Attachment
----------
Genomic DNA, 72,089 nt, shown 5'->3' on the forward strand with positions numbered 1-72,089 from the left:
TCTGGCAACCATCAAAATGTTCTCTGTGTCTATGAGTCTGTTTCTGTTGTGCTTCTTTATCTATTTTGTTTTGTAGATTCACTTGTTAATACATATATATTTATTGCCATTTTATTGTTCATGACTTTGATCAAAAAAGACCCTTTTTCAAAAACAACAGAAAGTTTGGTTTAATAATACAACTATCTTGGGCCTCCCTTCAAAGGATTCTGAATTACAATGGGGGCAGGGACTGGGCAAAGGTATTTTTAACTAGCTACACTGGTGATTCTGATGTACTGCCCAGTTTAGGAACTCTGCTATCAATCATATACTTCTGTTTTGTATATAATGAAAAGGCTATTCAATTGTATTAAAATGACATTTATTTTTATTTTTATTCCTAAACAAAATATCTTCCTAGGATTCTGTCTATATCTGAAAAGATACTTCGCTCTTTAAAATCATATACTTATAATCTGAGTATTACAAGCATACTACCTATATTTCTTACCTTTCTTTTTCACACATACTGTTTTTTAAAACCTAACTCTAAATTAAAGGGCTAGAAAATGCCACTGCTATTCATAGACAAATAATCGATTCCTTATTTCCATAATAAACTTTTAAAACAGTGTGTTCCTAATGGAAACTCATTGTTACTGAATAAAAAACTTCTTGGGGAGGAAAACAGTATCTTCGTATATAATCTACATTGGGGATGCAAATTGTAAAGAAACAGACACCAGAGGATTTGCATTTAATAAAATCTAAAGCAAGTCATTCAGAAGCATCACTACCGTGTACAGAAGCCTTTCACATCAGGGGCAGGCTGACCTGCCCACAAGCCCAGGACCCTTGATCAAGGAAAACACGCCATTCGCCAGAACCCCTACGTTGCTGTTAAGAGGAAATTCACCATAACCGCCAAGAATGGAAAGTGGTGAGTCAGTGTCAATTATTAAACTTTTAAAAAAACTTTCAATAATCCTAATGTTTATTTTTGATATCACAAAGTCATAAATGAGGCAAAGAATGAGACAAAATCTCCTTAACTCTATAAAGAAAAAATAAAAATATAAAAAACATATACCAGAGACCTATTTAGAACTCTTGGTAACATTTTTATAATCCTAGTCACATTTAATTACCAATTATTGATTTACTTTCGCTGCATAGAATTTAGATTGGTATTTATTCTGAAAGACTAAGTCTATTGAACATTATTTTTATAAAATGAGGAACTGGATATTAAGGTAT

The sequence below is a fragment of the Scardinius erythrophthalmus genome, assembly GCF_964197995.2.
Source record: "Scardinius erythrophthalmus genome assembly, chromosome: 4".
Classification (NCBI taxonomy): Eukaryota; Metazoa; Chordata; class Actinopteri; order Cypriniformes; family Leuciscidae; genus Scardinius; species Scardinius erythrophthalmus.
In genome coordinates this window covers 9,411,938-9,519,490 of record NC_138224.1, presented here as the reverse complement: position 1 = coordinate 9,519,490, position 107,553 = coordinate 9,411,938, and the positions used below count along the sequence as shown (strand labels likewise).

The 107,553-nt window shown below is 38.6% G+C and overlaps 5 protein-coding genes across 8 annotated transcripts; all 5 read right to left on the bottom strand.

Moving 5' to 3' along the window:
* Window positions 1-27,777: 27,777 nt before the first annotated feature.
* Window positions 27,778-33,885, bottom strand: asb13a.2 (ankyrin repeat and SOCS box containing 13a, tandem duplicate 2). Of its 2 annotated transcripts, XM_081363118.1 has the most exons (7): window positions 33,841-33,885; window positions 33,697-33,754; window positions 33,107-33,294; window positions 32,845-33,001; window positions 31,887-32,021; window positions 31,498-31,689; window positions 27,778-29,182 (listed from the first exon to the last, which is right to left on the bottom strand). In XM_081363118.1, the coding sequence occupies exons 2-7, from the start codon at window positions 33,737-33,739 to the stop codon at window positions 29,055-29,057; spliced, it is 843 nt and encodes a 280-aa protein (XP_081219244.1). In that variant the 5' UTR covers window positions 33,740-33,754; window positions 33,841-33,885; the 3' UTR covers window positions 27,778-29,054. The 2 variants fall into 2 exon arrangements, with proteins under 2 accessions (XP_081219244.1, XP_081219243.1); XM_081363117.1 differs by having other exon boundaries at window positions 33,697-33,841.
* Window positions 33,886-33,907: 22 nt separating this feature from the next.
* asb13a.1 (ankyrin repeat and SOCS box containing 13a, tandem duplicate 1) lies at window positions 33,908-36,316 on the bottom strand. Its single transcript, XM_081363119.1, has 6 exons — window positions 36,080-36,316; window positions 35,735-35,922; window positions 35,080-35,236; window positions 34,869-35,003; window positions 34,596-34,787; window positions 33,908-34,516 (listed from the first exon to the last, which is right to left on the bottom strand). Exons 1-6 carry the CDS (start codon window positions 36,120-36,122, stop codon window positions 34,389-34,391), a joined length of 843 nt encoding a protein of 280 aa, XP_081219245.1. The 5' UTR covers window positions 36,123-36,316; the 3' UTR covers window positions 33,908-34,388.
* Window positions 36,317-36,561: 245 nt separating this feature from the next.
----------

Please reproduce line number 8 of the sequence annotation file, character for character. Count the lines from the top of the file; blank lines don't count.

Moving 5' to 3' along the window: